As for other variables which you might expect to have a major bearing on national success or failure, Leon has knocked over theory after theory, like so many bowling pins.  Neither resource abundance nor resource scarcity make much difference, resources being neither an automatic curse nor an automatic blessing.  Size doesn’t matter, nor geography, not history.  Race doesn’t matter.  (One of the countries that has in recent times being doing among the best of all is Botswana.) Nor does political freedom seem to matter.  China is not politically free and is doing well.  India has long been a democracy, but only recently started doing well.  Something has changed, but democracy wasn’t it.

None of which means that Leon Louw cares nothing for low taxes and/or democracy and political emancipation.  It is simply that if you believe in such things, you are now going to have to argue for them for their own sake, rather than for what you wrongly suppose them to lead to.

The other big thing that Leon is able to report is that economic growth is wholly good, by any standard you care to judge it by.  All the social indicators get better when growth is in full swing.  Poverty, environmental damage, life expectancy, happiness, you name it.  All the numbers get better.

I could ramble on indefinitely about how enthusiastic I am about this man, and about this growing body of work – for, by the way, it is anything but finished.  But, instead I will just say, read the whole thing, and listen to the whole thing.  Don’t take my word for any of this, read Leon Louw’s words and listen to Leon Louw’s words.  The interview I did with him lasted fifty minutes, and it is worth every minute of your time.  You don’t have fifty minutes to spare, learning about what successful and effective government is like?  Find it.  Make it.  I honestly don’t see how any humane or intelligent person could regret doing this.

I was so excited about all this that I clean forgot to take a picture of Leon, even though I had two digital cameras with me.  The picture above is one I found on the internet.  Ah well, next time.  And I very much hope there is a next time, because I can’t wait to hear what else this man finds out about how to make the world a better place.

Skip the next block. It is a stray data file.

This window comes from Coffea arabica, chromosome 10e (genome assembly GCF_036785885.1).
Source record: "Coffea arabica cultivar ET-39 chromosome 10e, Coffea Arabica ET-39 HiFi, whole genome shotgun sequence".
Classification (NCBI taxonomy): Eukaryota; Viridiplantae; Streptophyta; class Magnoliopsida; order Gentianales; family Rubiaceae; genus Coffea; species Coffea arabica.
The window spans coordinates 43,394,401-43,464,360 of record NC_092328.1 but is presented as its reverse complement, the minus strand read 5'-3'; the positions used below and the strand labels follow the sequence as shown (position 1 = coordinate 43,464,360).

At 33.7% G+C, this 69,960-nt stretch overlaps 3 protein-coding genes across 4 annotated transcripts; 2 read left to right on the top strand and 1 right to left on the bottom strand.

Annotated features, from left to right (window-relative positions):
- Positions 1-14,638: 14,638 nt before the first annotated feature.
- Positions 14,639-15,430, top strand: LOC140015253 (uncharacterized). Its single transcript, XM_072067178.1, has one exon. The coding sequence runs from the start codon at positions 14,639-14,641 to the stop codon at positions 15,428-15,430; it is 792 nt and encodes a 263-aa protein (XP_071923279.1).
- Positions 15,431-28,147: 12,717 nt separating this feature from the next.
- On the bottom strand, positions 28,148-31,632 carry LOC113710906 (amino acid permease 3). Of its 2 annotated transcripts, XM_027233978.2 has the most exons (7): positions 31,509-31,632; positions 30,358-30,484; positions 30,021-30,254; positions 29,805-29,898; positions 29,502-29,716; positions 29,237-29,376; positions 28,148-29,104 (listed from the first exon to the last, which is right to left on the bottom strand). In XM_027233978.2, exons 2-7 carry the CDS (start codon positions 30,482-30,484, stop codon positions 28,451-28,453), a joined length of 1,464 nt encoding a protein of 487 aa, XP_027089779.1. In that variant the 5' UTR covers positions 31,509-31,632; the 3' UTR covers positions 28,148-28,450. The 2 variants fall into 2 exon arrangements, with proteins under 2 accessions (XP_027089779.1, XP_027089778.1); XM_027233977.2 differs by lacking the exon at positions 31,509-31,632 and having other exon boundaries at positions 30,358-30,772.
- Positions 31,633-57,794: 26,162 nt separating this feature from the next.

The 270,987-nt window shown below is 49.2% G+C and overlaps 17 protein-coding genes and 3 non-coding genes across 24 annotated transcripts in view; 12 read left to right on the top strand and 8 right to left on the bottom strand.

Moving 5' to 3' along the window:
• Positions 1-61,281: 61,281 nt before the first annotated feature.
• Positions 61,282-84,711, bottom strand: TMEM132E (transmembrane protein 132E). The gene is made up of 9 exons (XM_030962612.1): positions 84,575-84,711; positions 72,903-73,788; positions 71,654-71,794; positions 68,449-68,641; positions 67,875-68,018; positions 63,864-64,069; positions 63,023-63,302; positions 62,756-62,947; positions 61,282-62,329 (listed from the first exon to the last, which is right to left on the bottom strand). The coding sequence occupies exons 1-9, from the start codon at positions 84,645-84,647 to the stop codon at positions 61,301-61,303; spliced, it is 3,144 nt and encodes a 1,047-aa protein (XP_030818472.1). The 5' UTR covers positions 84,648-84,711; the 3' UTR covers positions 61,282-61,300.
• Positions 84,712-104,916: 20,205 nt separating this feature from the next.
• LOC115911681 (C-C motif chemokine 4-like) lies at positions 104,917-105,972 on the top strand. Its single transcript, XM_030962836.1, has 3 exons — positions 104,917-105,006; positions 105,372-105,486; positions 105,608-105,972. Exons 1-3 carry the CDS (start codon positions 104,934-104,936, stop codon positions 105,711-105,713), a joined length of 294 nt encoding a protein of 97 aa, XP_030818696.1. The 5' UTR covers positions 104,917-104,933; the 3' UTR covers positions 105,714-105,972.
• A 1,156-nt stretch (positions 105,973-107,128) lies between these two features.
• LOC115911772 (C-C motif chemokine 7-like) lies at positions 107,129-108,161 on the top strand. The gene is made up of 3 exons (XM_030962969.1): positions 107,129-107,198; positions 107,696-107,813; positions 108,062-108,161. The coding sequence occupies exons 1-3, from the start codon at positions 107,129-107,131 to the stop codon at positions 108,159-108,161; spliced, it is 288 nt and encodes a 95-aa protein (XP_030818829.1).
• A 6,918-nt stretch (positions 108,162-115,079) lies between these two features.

Brian, I listened to the interview last night and very good it was. Leon is a smashing guy, a very fine advertisement for libertarianism indeed precisely because you never get the impression that he is trying to convert you. Rather, he talks about the subjects in hand in a conversational manner.

I don’t quite agree with the notion that there is no correlation between economic dynamism and liberty. It seems to me that the evidence on tax rates, as provided by the likes of CATO, suggests there is a link. Even so, Leon is right to argue against intellectual laziness on this score.

Posted by Johnathan Pearce on 01 December 2006

Thanks for this link Brian, that is a fascinating paper. Not only for the general message that it so clearly sets out - it’s also interesting and refreshing to see somebody apparently very bright and well-informed not writing Africa off as a hopeless case. May he be right!

Posted by Alan Little on 01 December 2006

A very interesting listen. Thanks Brian, and Leon.

Posted by Mark Holland on 03 December 2006

God, this is good (and I am only half way through).  I know it’s a bit late in the day but better late than never.  Even if it does put the kybosh on one of my favourite InstaPatrick pages.

Not that I am bothered.  It’s actually quite nice to have your opinion changed once in a while.

Posted by Patrick Crozier on 20 December 2006

Looking through the report, the factors summary table on page 34 contains a potential bombshell.

“Race: Is a factor - Too sensitive to address.”

Maybe Leon should clarify a bit more? After all, in the interests of scholarly research, no stone should be left unturned. If race is indeed a factor, then it should be elaborated upon.

Posted by The Wobbly Guy on 15 February 2007